CURRENT STUDENTS WORKING ON THIS PROJECT
- Carolyn Voter, graduate student
- Jared Stieve, undergraduate student
- Urban hydrology
- Urban soil compaction
- Green infrastructure
- Residential development
- High Performance/High Throughput Computing
- Fieldwork (soil sampling, runoff measurements)
- Laboratory Work (soil hydraulic characteristics)
The focus of this project is on how management and development on residential parcels affect urban hydrology and what opportunities exist to lower that impact.
If you walk through any neighborhood, you’ll see differences in how residential parcels are developed. Some have downspouts that spill to the yard, others drain down the driveway and directly to the storm sewer network. Some have native landscaping, others have turfgrass. Some are just like their neighbors, others stand alone in their adoption of rain gardens and other low-impact practices.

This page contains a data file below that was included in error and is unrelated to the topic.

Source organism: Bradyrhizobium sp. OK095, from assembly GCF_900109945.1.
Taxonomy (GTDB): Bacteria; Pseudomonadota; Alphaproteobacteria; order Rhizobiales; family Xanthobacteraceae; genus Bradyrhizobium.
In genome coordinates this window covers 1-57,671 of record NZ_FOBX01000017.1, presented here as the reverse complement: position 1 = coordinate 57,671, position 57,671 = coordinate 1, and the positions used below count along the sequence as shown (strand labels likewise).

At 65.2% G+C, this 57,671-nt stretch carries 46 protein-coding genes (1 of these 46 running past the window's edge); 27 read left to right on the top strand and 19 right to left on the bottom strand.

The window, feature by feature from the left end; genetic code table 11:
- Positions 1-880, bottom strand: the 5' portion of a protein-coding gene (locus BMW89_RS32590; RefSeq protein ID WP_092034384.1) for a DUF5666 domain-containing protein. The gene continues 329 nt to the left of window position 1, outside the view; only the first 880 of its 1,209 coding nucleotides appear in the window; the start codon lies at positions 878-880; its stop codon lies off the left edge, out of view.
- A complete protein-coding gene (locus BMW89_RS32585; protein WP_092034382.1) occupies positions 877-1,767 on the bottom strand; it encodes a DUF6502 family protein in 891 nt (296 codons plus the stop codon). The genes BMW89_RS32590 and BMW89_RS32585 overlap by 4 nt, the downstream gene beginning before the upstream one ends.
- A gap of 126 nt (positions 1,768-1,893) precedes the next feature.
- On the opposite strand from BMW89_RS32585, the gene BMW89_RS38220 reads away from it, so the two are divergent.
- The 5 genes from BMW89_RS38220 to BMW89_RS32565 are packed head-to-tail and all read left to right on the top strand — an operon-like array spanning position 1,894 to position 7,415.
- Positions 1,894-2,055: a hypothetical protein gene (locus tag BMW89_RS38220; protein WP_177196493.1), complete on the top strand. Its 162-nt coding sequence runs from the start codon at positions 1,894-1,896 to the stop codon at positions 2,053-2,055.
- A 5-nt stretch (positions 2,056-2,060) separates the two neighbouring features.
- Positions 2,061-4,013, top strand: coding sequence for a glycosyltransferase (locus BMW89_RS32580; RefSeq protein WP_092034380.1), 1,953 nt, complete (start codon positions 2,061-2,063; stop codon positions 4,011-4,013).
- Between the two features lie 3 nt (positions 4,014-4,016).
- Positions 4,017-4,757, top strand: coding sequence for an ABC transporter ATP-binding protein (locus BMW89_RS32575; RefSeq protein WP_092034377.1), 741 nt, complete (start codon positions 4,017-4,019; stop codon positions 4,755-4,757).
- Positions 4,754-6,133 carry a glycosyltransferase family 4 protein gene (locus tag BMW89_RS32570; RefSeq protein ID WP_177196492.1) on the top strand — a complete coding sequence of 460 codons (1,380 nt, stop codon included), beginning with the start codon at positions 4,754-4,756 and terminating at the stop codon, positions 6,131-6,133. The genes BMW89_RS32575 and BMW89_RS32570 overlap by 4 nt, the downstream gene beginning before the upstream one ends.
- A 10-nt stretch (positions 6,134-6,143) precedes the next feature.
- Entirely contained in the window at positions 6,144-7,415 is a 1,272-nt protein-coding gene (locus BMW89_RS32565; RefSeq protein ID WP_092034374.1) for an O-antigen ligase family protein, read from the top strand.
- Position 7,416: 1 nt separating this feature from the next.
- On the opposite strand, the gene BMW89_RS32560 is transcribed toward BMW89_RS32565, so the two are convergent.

What does this mean for hydrologic fluxes – surface runoff, deep drainage, and evapotranspiration – in our cities? How does the “optimal” low-impact intervention vary depending on hyper-local conditions? We run modeling sensitivity studies and collect field data from residential neighborhoods in Milwaukee to explore these types of questions.
FORMER STUDENTS WORKING ON THIS PROJECT
- Martin Calderon, undergraduate student
- Alex Bauch, undergraduate student
- Jeff Miller, MS student
LINKS TO NEWS STORIES AND BLOG POSTS
A data tool for homeowners to make rain gardens more effective
A Little from a Lot
Research is looking at the ways urban and suburban lot design choices affect a water budget
UW Sea Grant Institute
UW Water Resource Institute (WR12R002)